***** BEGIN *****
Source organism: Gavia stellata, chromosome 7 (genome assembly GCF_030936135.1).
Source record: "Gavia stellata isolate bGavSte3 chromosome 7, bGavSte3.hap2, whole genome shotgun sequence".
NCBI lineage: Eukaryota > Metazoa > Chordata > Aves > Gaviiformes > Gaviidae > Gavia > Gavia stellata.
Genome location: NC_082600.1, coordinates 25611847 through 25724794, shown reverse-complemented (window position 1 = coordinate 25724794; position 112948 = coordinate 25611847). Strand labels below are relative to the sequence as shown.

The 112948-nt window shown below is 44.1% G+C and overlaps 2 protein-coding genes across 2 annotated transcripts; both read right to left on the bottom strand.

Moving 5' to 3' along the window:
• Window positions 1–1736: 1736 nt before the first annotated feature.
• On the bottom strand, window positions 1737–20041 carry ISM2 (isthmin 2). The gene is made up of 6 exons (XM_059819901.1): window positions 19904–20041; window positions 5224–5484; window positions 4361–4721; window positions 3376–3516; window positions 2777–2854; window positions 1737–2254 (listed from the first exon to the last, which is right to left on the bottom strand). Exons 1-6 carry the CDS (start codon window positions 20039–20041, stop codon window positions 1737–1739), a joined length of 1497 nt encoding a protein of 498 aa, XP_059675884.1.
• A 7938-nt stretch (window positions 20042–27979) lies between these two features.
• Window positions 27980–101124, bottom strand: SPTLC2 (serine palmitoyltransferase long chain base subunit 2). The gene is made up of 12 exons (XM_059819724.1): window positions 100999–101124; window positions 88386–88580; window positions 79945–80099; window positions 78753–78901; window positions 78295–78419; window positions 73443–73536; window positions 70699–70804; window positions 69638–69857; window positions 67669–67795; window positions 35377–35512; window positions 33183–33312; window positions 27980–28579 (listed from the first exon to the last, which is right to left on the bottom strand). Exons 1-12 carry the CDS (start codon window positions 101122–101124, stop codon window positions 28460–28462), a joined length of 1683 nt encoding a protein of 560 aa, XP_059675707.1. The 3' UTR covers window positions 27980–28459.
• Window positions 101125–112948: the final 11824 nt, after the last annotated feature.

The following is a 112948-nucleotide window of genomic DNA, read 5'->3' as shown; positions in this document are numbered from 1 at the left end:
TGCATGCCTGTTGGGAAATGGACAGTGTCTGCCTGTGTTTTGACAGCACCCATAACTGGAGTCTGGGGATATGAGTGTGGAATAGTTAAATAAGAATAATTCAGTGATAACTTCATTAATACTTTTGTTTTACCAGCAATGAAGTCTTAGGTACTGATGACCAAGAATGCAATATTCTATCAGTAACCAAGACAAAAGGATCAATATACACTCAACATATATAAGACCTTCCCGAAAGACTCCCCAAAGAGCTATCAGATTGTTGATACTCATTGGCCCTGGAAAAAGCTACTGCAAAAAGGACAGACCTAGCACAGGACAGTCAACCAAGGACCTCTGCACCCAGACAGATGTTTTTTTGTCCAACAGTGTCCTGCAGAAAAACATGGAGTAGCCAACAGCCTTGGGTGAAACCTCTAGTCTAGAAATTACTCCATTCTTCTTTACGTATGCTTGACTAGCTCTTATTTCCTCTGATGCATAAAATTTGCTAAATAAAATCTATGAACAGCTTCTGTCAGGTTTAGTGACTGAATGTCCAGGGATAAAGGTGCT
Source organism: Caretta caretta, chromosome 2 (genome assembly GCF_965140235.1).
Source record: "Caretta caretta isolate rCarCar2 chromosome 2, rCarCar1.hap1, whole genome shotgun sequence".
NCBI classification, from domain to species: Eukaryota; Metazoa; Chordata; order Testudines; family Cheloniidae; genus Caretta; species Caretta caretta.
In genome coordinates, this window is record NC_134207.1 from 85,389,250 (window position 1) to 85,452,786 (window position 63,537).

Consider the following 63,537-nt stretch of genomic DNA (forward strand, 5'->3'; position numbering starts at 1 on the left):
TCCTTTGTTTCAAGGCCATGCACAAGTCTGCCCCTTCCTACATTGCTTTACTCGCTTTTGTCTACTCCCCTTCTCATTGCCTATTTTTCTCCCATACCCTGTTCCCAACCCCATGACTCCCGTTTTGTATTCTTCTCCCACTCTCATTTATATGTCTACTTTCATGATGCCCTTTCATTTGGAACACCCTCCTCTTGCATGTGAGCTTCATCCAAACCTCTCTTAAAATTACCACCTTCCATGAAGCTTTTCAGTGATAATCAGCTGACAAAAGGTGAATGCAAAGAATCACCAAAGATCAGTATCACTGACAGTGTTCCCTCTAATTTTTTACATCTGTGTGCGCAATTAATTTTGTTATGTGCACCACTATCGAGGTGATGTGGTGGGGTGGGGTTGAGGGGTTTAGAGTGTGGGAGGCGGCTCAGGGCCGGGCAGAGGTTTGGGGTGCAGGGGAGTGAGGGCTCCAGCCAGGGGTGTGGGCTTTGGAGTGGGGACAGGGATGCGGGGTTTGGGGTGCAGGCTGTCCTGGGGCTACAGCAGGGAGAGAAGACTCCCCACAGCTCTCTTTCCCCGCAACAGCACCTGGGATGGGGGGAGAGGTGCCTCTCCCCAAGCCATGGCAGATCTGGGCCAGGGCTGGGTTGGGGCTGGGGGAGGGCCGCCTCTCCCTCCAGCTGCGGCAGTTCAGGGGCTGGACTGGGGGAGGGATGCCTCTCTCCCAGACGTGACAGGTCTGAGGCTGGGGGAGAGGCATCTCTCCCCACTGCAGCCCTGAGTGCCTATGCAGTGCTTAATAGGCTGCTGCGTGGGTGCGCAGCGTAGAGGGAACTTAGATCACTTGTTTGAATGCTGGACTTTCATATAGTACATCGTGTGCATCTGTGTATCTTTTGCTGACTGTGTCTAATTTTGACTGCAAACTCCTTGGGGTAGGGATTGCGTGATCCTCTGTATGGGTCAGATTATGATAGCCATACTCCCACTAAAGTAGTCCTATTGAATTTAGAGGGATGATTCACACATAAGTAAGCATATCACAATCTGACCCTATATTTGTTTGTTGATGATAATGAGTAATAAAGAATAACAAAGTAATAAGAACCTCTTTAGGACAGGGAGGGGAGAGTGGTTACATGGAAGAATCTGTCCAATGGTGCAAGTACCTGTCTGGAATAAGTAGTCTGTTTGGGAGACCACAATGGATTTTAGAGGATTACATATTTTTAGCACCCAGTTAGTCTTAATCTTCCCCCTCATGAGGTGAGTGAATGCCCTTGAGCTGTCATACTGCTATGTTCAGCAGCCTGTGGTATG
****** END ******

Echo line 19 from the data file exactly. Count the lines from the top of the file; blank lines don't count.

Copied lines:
TCCTTTGTTTCAAGGCCATGCACAAGTCTGCCCCTTCCTACATTGCTTTACTCGCTTTTGTCTACTCCCCTTCTCATTGCCTATTTTTCTCCCATACCCTGTTCCCAACCCCATGACTCCCGTTTTGTATTCTTCTCCCACTCTCATTTATATGTCTACTTTCATGATGCCCTTTCATTTGGAACACCCTCCTCTTGCATGTGAGCTTCATCCAAACCTCTCTTAAAATTACCACCTTCCATGAAGCTTTTCAGTGATAATCAGCTGACAAAAGGTGAATGCAAAGAATCACCAAAGATCAGTATCACTGACAGTGTTCCCTCTAATTTTTTACATCTGTGTGCGCAATTAATTTTGTTATGTGCACCACTATCGAGGTGATGTGGTGGGGTGGGGTTGAGGGGTTTAGAGTGTGGGAGGCGGCTCAGGGCCGGGCAGAGGTTTGGGGTGCAGGGGAGTGAGGGCTCCAGCCAGGGGTGTGGGCTTTGGAGTGGGGACAGGGATGCGGGGTTTGGGGTGCAGGCTGTCCTGGGGCTACAGCAGGGAGAGAAGACTCCCCACAGCTCTCTTTCCCCGCAACAGCACCTGGGATGGGGGGAGAGGTGCCTCTCCCCAAGCCATGGCAGATCTGGGCCAGGGCTGGGTTGGGGCTGGGGGAGGGCCGCCTCTCCCTCCAGCTGCGGCAGTTCAGGGGCTGGACTGGGGGAGGGATGCCTCTCTCCCAGACGTGACAGGTCTGAGGCTGGGGGAGAGGCATCTCTCCCCACTGCAGCCCTGAGTGCCTATGCAGTGCTTAATAGGCTGCTGCGTGGGTGCGCAGCGTAGAGGGAACTTAGATCACTTGTTTGAATGCTGGACTTTCATATAGTACATCGTGTGCATCTGTGTATCTTTTGCTGACTGTGTCTAATTTTGACTGCAAACTCCTTGGGGTAGGGATTGCGTGATCCTCTGTATGGGTCAGATTATGATAGCCATACTCCCACTAAAGTAGTCCTATTGAATTTAGAGGGATGATTCACACATAAGTAAGCATATCACAATCTGACCCTATATTTGTTTGTTGATGATAATGAGTAATAAAGAATAACAAAGTAATAAGAACCTCTTTAGGACAGGGAGGGGAGAGTGGTTACATGGAAGAATCTGTCCAATGGTGCAAGTACCTGTCTGGAATAAGTAGTCTGTTTGGGAGACCACAATGGATTTTAGAGGATTACATATTTTTAGCACCCAGTTAGTCTTAATCTTCCCCCTCATGAGGTGAGTGAATGCCCTTGAGCTGTCATACTGCTATGTTCAGCAGCCTGTGGTATG